But at least that’s the final hurdle to jump over as a car owner, and now I can relax. Sort of. I don’t feel that huge weight lifting off my shoulders like I was expecting, but perhaps I will do soon. I think I’m more struck by the reality of an empty driveway in a suburban area with neither good public transport nor quality bike infrastructure than I am with relief to be rid of the car. This is how I lived until I was 27, but back then, after my college years I was riddled with crippling anxiety that left me mostly housebound for years. I did very occasionally use the odd train or bus to get around the local area, but in general I cycled anywhere I needed to go in the town.

It was only in 2014 when I got a full-time job that I came to the conclusion that I had to get some other kind of vehicle, in order to make the daily 5 mile commute at 6:30 every morning. In hindsight part of me wishes I had just kept cycling back then, and believed in myself that I could do that distance. It was only years later that I realised I could.

I decided that a scooter would be the cheapest and easiest way to commute, and so I went to my local Yamaha dealer and saw a bike I liked. I actually ordered it before I took my CBT. I can’t remember why. It seems weird considering my lack of confidence at the time. I rode the scooter for two years in all conditions. I’m quite proud of that especially because I never crashed, even though it was close a couple of times when it was particularly icy.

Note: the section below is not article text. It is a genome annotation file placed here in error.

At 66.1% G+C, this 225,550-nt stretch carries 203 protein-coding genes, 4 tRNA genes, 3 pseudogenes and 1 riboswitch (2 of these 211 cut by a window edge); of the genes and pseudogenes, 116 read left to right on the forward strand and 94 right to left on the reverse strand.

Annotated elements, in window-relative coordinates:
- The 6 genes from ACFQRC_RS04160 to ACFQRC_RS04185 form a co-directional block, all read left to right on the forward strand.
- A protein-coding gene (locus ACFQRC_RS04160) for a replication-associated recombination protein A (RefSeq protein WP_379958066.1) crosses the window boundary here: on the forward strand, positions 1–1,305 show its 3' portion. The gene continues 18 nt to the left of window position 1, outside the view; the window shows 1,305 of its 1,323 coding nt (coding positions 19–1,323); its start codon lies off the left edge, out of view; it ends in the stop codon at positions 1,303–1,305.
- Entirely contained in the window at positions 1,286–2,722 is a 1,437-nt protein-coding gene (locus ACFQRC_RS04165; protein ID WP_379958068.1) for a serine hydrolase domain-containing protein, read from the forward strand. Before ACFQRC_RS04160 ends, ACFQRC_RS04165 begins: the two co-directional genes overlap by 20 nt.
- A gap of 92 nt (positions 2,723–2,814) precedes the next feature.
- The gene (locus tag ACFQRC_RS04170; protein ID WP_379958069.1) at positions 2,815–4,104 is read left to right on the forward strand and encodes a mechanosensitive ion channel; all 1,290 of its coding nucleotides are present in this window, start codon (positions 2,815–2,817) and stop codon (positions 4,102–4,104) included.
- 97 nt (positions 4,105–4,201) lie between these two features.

Yamaha Majesty S

I really loved riding my Yamaha Majesty S, but over those couple of years I grew more and more frustrated about the climate and the lack of electric innovation in the motorcycle industry at the time (and still am in 2020), so I decided that I wanted to challenge myself and learn to drive in order to buy an electric car. It also gave me the ability to go on longer trips. Doing an EV road trip to Scotland really appealed to me. So it felt like the right choice at the time to get my licence.

With hindsight, the best thing about driving by far was doing those long road trips. The daily trips for commuting and running errands, while fun with the nimble Smart especially, weren’t really memorable. Often times, they were not remotely enjoyable. In general, the scooter was more fun for daily riding and the car was only really good for longer trips. I think the fact that both cars were sub 100 mile range EVs with slower than average charging speeds made it even more fun to me. Especially back in 2016 when the charging infrastructure was far more sparse than it is now. Now it’s so easy that it’s not challenging any more. Which I guess is another reason to stop owning a car.